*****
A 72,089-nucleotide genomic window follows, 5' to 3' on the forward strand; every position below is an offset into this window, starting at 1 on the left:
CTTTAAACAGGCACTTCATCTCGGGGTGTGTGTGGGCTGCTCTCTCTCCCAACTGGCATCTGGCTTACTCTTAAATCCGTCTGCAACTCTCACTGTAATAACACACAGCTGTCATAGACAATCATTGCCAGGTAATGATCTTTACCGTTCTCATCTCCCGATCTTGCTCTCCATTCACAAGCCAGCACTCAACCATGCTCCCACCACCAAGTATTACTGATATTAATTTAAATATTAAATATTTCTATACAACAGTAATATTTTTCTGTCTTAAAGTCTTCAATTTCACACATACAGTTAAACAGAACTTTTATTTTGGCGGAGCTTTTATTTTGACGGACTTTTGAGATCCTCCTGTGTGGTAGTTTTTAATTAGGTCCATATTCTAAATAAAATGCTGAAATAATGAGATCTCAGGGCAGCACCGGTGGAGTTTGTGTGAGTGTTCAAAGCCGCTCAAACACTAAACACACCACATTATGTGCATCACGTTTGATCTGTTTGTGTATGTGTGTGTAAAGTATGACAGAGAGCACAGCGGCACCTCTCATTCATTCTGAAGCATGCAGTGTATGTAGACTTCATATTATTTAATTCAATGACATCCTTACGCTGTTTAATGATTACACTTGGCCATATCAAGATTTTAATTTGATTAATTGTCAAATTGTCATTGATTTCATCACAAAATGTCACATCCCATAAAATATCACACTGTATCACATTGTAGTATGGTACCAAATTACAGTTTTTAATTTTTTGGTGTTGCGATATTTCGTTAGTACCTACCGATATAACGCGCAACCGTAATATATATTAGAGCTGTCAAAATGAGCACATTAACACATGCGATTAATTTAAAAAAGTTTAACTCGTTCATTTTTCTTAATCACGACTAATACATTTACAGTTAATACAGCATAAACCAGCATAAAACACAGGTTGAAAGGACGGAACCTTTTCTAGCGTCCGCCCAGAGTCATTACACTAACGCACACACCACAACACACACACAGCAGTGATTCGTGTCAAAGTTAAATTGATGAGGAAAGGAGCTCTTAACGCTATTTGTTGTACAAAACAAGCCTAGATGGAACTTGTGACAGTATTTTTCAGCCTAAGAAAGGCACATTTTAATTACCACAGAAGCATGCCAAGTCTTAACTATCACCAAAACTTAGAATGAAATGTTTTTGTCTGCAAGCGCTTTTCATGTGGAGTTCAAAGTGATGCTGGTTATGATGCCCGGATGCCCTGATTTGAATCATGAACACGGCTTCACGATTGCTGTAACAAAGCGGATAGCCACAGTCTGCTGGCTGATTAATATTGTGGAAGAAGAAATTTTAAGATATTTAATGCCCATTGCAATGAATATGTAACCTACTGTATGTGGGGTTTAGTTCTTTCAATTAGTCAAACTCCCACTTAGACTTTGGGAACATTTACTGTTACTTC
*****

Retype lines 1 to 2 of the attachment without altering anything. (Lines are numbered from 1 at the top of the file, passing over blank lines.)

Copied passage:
A 72,089-nucleotide genomic window follows, 5' to 3' on the forward strand; every position below is an offset into this window, starting at 1 on the left:
CTTTAAACAGGCACTTCATCTCGGGGTGTGTGTGGGCTGCTCTCTCTCCCAACTGGCATCTGGCTTACTCTTAAATCCGTCTGCAACTCTCACTGTAATAACACACAGCTGTCATAGACAATCATTGCCAGGTAATGATCTTTACCGTTCTCATCTCCCGATCTTGCTCTCCATTCACAAGCCAGCACTCAACCATGCTCCCACCACCAAGTATTACTGATATTAATTTAAATATTAAATATTTCTATACAACAGTAATATTTTTCTGTCTTAAAGTCTTCAATTTCACACATACAGTTAAACAGAACTTTTATTTTGGCGGAGCTTTTATTTTGACGGACTTTTGAGATCCTCCTGTGTGGTAGTTTTTAATTAGGTCCATATTCTAAATAAAATGCTGAAATAATGAGATCTCAGGGCAGCACCGGTGGAGTTTGTGTGAGTGTTCAAAGCCGCTCAAACACTAAACACACCACATTATGTGCATCACGTTTGATCTGTTTGTGTATGTGTGTGTAAAGTATGACAGAGAGCACAGCGGCACCTCTCATTCATTCTGAAGCATGCAGTGTATGTAGACTTCATATTATTTAATTCAATGACATCCTTACGCTGTTTAATGATTACACTTGGCCATATCAAGATTTTAATTTGATTAATTGTCAAATTGTCATTGATTTCATCACAAAATGTCACATCCCATAAAATATCACACTGTATCACATTGTAGTATGGTACCAAATTACAGTTTTTAATTTTTTGGTGTTGCGATATTTCGTTAGTACCTACCGATATAACGCGCAACCGTAATATATATTAGAGCTGTCAAAATGAGCACATTAACACATGCGATTAATTTAAAAAAGTTTAACTCGTTCATTTTTCTTAATCACGACTAATACATTTACAGTTAATACAGCATAAACCAGCATAAAACACAGGTTGAAAGGACGGAACCTTTTCTAGCGTCCGCCCAGAGTCATTACACTAACGCACACACCACAACACACACACAGCAGTGATTCGTGTCAAAGTTAAATTGATGAGGAAAGGAGCTCTTAACGCTATTTGTTGTACAAAACAAGCCTAGATGGAACTTGTGACAGTATTTTTCAGCCTAAGAAAGGCACATTTTAATTACCACAGAAGCATGCCAAGTCTTAACTATCACCAAAACTTAGAATGAAATGTTTTTGTCTGCAAGCGCTTTTCATGTGGAGTTCAAAGTGATGCTGGTTATGATGCCCGGATGCCCTGATTTGAATCATGAACACGGCTTCACGATTGCTGTAACAAAGCGGATAGCCACAGTCTGCTGGCTGATTAATATTGTGGAAGAAGAAATTTTAAGATATTTAATGCCCATTGCAATGAATATGTAACCTACTGTATGTGGGGTTTAGTTCTTTCAATTAGTCAAACTCCCACTTAGACTTTGGGAACATTTACTGTTACTTC